List parasites and related organisms that are significant to beef cattle in your region;
Report on the preferred food requirements for beef cattle
Explain common health problems affecting animals, including the circumstances under which animals contract health problems, and methods used to prevent the development of ill health.
Analyse physical indicator symptoms of ill health in animals.
Explain the diagnostic characteristics of the main types of animal pathogenic microorganisms.
Explain the methods used in the treatment of pests and diseases in beef cattle.
Explain the role of inflammation, including it's symptoms and causes;
Determine the taxonomic class of animal pests and diseases.
Explain the biological processes which affect and control the immune system
Explain the biological processes which affect and control tissue repair in animals.
Determine procedures for the management of wounds to animals.
Explain the processes involved in cellular change in animals.
Diagnose simple health problems in beef.
Develop guidelines for assessing general signs of ill health in beef cattle. These guidelines should consider diseases and nutritional factors;
List minimum equipment required to run a commercial beef cattle property.
Distinguish between bulls, heifers and calves;
Describe diseases affecting feedlot cattle;
List criteria for selecting cattle for a feedlot and state what characteristics of the cattle should be considered.
Compare the management of beef cattle in feedlot with the management in a paddock;
Explain the management of a stud beef herd on a property you visited;
Explain the legal requirements and regulations concerning beef cattle;
Distinguish the following terms of grades of beef: prime, choice, good, standard, utility.
Why Choose This Course
- Course notes and materials are unique (written by our staff) and up to date (most revised annually) –our graduates are more up to date with what they learn than many other institutions.
- We don’t just present you with information; we also work to help you understand and remember it, develop an ability to apply it in the real world, and build networks with others who work in this field.
- Start any time, study at your own pace, study from anywhere
- Don’t waste time and money traveling to and from classes
- More choices in your assignment work –courses are written to allow you more options to focus on parts of the subject that are of more interest to you.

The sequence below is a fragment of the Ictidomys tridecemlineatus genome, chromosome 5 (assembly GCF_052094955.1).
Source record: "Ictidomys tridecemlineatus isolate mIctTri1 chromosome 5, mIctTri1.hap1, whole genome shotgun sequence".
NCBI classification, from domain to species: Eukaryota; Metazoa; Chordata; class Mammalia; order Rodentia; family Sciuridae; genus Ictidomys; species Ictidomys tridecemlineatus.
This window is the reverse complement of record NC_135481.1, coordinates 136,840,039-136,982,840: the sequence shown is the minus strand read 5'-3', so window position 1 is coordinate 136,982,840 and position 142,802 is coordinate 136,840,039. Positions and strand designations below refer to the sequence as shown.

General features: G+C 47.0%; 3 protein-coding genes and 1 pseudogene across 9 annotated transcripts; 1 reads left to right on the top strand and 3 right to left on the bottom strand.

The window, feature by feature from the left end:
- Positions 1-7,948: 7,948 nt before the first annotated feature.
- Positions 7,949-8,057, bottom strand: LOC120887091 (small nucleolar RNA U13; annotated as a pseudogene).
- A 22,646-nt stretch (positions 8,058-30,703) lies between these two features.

- Tutors more accessible than many colleges – academics are hard at work in both the UK and Australia, 5 days a week, 16 hours a day, and answering individual queries from students are top priority and always attended to within a day –often within an hour.
- Be treated like an individual –don’t get lost in a crowd of other students. Our tutors interact with you one to one.
- Extra help at no extra cost where needed.. If you find a task you can’t do, we will help you through it or give you another option.
- Support after graduation –We will advise on getting work, starting a business, putting a CV together. We will promote students and their businesses through our extensive profile on the internet. Any graduate who asks will be helped.
How You Study
- When you enroll, we send you an email that explains it all.
- You are given a short orientation video to watch, where our principal introduces you to how the course works, and how you can access all sorts of support services
- You are either given access to your course online, or sent a CD or course materials through the mail (or by courier).
- You work through lessons one by one. Each lesson has at least four parts:
- An aim -which tells you what you should be achieving in the lesson
- Reading -notes written and regularly revised by our academic staff
- Set Task(s) -These are practicals, research or other experiential learning tasks that strengthen and add to what you have been reading
- Assignment -By answering questions, submitting them to a tutor, then getting feedback from the tutor, you confirm that you are on the right track, but more than that, you are guided to consider what you have been studying in different ways, broadening your perspective and reinforcing what you are learning about
- Other - Your work in a course rarely stops at just the above four parts. Different courses and different students will need further learning experiences. Your set task or assignment may lead to other things, interacting with tutors or people in industry, reviewing additional reference materials or something else. We treat every student as an individual and supplement their learning needs as the occasion requires.
- You are given access to and encouraged to use a range of supplementary services including an online student room, including online library; student bookshop, newsletters, social media etc.
- You are provided with a "student manual" which you can refer to if and when needed. It provides a quick solution to most problems that might occur (some people never need to use this; but if you are studying late at night & have a problem, the manual provides a first port of call that can often get you moving again).
- ACS is known and highly respected internationally: by employers and academics alike:
- Recognised by International Accreditation and Recognition Council
- ACS has been training people around the world since 1979
- Over 100,000 have now studied ACS courses, across more than 150 countries
- Formal affiliations with colleges in five countries
- A faculty of over 40 internationally renowned academics –books written by our staff used by universities and colleges around the world.